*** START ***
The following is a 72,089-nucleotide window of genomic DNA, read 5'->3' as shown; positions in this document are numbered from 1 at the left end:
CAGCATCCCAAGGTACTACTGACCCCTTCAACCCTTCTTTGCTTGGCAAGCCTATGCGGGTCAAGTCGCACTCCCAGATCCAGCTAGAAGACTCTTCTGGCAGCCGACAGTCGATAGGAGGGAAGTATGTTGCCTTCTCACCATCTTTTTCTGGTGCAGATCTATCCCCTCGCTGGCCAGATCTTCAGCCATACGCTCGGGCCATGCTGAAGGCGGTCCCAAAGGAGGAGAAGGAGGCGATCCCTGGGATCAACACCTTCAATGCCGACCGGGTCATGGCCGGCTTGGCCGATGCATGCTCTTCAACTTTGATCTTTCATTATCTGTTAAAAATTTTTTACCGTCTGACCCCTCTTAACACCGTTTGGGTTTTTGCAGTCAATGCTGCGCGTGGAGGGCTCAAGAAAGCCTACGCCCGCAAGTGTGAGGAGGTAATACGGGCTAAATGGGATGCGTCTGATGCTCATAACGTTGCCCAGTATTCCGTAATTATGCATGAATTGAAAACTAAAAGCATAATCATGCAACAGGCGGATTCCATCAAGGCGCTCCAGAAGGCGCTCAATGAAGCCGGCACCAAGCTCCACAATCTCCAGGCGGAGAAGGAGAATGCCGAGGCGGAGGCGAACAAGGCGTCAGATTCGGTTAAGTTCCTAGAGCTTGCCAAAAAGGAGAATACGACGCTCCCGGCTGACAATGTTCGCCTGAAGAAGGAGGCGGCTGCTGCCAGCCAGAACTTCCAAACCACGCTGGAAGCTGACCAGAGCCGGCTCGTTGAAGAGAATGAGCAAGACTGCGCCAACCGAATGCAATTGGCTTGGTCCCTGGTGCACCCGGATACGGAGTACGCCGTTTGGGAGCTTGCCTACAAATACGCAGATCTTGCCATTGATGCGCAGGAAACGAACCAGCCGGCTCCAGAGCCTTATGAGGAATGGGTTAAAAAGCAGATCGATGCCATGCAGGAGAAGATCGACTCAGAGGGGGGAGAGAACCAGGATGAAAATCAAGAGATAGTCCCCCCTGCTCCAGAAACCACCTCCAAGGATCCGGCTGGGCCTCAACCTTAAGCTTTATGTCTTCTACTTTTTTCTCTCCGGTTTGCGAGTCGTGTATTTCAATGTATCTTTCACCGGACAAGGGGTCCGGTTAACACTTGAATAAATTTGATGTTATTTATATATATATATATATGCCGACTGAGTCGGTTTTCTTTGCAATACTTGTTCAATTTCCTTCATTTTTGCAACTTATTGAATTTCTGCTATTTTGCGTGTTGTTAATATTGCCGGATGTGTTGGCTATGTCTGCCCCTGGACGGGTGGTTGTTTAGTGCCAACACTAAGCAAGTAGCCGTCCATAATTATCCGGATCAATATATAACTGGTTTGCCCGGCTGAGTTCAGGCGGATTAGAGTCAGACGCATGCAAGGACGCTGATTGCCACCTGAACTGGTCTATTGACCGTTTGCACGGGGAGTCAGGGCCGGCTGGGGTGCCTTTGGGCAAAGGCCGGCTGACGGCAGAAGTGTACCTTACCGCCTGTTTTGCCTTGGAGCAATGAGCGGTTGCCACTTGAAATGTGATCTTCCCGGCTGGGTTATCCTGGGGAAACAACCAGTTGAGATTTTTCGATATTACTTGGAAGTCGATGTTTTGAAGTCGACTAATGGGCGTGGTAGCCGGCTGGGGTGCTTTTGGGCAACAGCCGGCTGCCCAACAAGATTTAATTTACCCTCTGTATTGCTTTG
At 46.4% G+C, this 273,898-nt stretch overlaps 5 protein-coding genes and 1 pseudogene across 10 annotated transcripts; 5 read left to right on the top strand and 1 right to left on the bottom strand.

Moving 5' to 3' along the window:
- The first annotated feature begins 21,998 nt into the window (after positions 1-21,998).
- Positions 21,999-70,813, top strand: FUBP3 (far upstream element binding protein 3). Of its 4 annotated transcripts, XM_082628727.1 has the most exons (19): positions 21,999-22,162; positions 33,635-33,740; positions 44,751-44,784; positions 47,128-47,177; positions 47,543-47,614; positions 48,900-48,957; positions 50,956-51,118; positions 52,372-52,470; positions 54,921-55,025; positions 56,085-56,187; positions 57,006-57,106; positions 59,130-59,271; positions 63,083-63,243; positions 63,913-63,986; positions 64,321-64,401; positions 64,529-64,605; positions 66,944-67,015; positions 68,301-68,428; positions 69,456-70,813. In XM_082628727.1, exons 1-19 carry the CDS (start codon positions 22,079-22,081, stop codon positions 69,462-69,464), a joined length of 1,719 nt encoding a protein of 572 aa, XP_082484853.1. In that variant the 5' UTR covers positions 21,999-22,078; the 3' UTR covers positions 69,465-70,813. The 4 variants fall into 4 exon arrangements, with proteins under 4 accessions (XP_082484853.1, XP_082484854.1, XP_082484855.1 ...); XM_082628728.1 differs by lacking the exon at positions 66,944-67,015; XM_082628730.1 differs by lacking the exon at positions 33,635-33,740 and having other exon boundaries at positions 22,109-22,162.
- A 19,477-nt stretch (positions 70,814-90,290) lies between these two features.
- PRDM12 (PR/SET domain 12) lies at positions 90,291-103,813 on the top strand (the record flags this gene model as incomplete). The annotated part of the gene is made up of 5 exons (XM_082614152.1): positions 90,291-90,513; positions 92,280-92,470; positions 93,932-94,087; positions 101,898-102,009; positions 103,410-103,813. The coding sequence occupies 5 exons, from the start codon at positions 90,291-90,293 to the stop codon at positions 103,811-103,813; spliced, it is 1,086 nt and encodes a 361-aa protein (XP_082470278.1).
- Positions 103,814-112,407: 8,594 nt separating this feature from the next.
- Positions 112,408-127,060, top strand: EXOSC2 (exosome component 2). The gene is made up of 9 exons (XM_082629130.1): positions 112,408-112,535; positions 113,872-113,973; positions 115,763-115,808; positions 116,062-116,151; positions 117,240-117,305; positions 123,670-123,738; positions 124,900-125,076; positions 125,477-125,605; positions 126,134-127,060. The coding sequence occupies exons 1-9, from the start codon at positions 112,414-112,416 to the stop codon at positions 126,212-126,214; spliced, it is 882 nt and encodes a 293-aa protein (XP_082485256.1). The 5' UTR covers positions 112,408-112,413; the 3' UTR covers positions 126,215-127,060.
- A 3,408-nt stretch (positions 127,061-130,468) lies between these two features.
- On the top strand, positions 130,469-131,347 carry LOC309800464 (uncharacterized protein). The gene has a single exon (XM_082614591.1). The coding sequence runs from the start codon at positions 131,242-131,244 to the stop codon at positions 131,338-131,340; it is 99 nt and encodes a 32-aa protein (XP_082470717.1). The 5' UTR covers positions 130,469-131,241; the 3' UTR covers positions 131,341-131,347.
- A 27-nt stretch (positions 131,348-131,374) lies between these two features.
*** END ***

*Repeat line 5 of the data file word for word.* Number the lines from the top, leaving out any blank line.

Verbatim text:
- The first annotated feature begins 21,998 nt into the window (after positions 1-21,998).